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Monday, 15 July, 2002, 11:03 GMT 12:03 UK
Spending plans face rising demands
Schools say they still need a substantial increase
Head teachers and universities could still be asking for more after the government's spending review on Monday.

The education budget is expected to receive an increase of around 12.5bn a year, and around 50,000 per secondary school - but this falls short of the demands already made by schools and universities.

The Secondary Heads Association has called for spending to be increased by 17bn, if the United Kingdom wants to match education systems in other leading European countries.

Spending demands
Heads call for 17bn
University chiefs want 10bn
Further education wants 2.6bn
Education maintenance allowances 600m
Teachers' workload: unknown
Student funding: unknown
There have been warnings that earlier funding increases have already been absorbed by increased staff numbers and higher staffing costs.

"There has not been a big increase in funding at school level. Rising costs are barely covered, or not covered at all," said David Hart, leader of the National Association of Head Teachers.

University vice chancellors have put a price tag of 10bn on the funding increase needed urgently by higher education.

Schools say that higher staffing costs have absorbed earlier funding increases

They say that 5.1bn alone is needed to modernise buildings, equipment and libraries.

There are also pressures for higher pay for academics and claims of long-term underfunding of the increase in student numbers.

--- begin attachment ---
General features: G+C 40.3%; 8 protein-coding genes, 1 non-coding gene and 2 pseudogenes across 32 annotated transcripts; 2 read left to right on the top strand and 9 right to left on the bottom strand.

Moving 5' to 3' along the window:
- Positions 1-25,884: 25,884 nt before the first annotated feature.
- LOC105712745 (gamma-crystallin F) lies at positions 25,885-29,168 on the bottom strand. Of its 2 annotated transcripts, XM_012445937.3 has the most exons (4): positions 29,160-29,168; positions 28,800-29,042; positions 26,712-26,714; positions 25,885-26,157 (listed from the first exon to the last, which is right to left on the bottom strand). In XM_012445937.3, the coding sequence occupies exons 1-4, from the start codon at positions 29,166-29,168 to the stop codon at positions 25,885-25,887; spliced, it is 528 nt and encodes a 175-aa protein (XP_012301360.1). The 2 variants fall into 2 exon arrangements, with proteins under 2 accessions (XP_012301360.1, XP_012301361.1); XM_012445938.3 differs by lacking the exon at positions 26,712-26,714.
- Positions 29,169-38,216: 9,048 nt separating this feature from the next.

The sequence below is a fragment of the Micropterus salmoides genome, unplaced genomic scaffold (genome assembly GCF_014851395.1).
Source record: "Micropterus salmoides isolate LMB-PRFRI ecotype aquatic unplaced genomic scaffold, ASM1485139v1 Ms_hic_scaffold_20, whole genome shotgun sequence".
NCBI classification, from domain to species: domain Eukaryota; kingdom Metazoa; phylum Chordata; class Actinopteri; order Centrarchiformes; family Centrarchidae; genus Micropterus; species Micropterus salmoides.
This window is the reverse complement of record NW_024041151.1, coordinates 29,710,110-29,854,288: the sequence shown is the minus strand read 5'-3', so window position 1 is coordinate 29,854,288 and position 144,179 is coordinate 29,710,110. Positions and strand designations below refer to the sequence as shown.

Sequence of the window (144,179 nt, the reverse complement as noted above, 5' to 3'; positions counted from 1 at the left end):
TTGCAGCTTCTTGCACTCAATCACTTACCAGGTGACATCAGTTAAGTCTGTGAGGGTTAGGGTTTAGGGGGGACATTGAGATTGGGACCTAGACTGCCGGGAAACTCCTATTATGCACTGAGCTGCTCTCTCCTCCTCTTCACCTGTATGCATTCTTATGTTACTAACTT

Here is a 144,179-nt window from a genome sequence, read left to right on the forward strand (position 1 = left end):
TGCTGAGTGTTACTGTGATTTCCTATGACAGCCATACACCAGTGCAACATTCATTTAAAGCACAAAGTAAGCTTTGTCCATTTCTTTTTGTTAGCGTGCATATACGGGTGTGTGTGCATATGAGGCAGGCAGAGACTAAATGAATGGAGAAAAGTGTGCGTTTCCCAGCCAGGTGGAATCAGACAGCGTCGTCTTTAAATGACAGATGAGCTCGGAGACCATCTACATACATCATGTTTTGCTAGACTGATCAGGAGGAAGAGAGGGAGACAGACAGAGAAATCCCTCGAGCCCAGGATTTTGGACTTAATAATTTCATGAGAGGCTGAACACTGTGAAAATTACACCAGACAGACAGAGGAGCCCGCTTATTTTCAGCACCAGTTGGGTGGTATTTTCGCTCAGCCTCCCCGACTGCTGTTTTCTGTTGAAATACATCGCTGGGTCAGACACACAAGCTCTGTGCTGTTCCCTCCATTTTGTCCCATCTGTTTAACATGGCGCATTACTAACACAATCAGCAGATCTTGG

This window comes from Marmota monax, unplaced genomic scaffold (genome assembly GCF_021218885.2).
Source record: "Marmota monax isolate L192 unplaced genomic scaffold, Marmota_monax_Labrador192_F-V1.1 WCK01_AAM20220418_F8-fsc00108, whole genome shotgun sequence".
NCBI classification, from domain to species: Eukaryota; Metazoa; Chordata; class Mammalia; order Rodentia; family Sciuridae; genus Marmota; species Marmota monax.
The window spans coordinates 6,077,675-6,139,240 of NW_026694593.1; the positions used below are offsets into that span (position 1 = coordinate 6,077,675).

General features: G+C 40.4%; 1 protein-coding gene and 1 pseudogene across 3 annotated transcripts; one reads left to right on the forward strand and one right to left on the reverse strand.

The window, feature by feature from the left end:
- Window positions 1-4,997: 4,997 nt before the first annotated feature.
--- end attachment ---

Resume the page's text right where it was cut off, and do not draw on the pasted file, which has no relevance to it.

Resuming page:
Universities argue that a further expansion in university places - enough for 50% of young people - will not be possible without extra money.

Further education principals have also put forward a claim on the spending review, with the Association of Colleges asking for 2.6bn.

This would address problems such as improving pay for further education lecturers - which has failed to keep pace with school teachers' earnings.

Staying-on rates

The Chancellor Gordon Brown is likely to emphasise the importance of seeing improved performance in return for extra spending.

This "something for something" message will focus on raising standards and improving staying-on rates in schools, colleges and university.

This could include up to 40 per week per pupil in an "educational maintenance allowance" intended to encourage pupils to stay in education beyond the age of 16.

It has been suggested that this will cost 600m from the spending plans.

But the huge sums of money expected to be announced will also have to tackle expensive structural changes.

The dispute over a reduced working week for teachers, backed by the threat of industrial action in the autumn, will have to be resolved on the basis of funding from the spending review.

Housing costs

This is also linked to the problem of recruiting teachers.

Teachers' pay and recruitment perks have had to be increased - and there could be further spending on subsidising housing in high-cost areas such as the south east of England.

And if school budgets have to be stretched to pay teachers higher salaries and to recruit more staff to accommodate a cut in workload, that will soon account for any extra funding.

Student funding is also set to be overhauled, with the review of spending set to fund a revised system of loans, grants and fees.

The announcement of the new structure for student loans will not be made until the autumn - after deliberations that will have taken almost a year.

But any system that subsidises the higher education of half of all young adults will not come cheap.

And the intended increase in student numbers will have to be built into the overall spending plans for education.

The government's plans for future spending are published on 15 July

Key stories



See also:

05 Jun 02 | Education
17 Apr 02 | Education
20 Feb 02 | Education
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